The use of household cleaners can cause respiratory problems, including asthma in children. Research published in the Canadian Medical Association Journal found that frequent exposure to household cleaning products in early life was associated with an increased risk of developing asthma and wheezing by age 3. The research further sheds light on common household factors that may lead to the development of allergic airway diseases. This tells us about the potential areas of intervention for the prevention and development of asthma.
The findings are based on the Canadian Healthy Infant Longitudinal Development Cohort Study. Parental questionnaires were evaluated to pinpoint the use of 26 cleaning products in the participant families from 2008 to 2015. The data thus collected covered 2022 children from the age of 3-4 months old. It was categorized as frequent or less frequent. It was then associated with asthma, recurrent wheeze, and atopy.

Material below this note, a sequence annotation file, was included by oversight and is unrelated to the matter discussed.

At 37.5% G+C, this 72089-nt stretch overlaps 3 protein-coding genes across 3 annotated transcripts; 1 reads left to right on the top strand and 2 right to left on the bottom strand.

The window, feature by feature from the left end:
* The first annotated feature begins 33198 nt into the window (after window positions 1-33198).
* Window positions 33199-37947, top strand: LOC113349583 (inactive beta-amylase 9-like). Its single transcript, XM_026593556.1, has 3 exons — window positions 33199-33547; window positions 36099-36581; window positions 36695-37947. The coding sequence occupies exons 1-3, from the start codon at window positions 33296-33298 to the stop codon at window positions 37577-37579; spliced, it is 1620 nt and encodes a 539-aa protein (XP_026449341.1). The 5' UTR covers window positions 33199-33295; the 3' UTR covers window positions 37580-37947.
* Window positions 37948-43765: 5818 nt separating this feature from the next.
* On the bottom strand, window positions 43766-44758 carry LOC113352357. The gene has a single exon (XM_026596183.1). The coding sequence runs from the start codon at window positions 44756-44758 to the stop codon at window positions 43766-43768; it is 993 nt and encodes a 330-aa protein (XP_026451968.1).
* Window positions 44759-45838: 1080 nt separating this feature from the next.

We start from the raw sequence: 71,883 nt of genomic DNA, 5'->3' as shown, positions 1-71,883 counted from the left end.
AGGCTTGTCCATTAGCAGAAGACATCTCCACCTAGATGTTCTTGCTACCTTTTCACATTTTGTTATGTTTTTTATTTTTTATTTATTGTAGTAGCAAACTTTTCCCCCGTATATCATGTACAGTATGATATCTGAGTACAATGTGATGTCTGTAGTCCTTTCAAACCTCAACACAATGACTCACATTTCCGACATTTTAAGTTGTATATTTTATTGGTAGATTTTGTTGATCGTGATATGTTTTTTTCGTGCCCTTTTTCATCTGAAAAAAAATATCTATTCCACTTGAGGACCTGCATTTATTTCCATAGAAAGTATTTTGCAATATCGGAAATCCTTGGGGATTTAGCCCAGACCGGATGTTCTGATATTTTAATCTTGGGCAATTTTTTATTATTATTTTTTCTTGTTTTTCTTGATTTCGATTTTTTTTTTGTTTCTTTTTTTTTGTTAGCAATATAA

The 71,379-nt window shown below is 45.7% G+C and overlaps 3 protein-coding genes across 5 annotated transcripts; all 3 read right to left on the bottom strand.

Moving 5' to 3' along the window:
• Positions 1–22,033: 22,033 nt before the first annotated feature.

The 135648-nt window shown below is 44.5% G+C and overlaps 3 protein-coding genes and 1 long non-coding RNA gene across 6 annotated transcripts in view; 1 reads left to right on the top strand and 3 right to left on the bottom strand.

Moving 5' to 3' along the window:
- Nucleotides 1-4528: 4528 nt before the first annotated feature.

The data revealed that while exposure to household cleaners increased the likelihood of children developing asthma and recurrent wheeze, its association with atopy was not found. Of the cleaning products, scented and sprayed products were found to be riskier than others when it came to respiratory issues.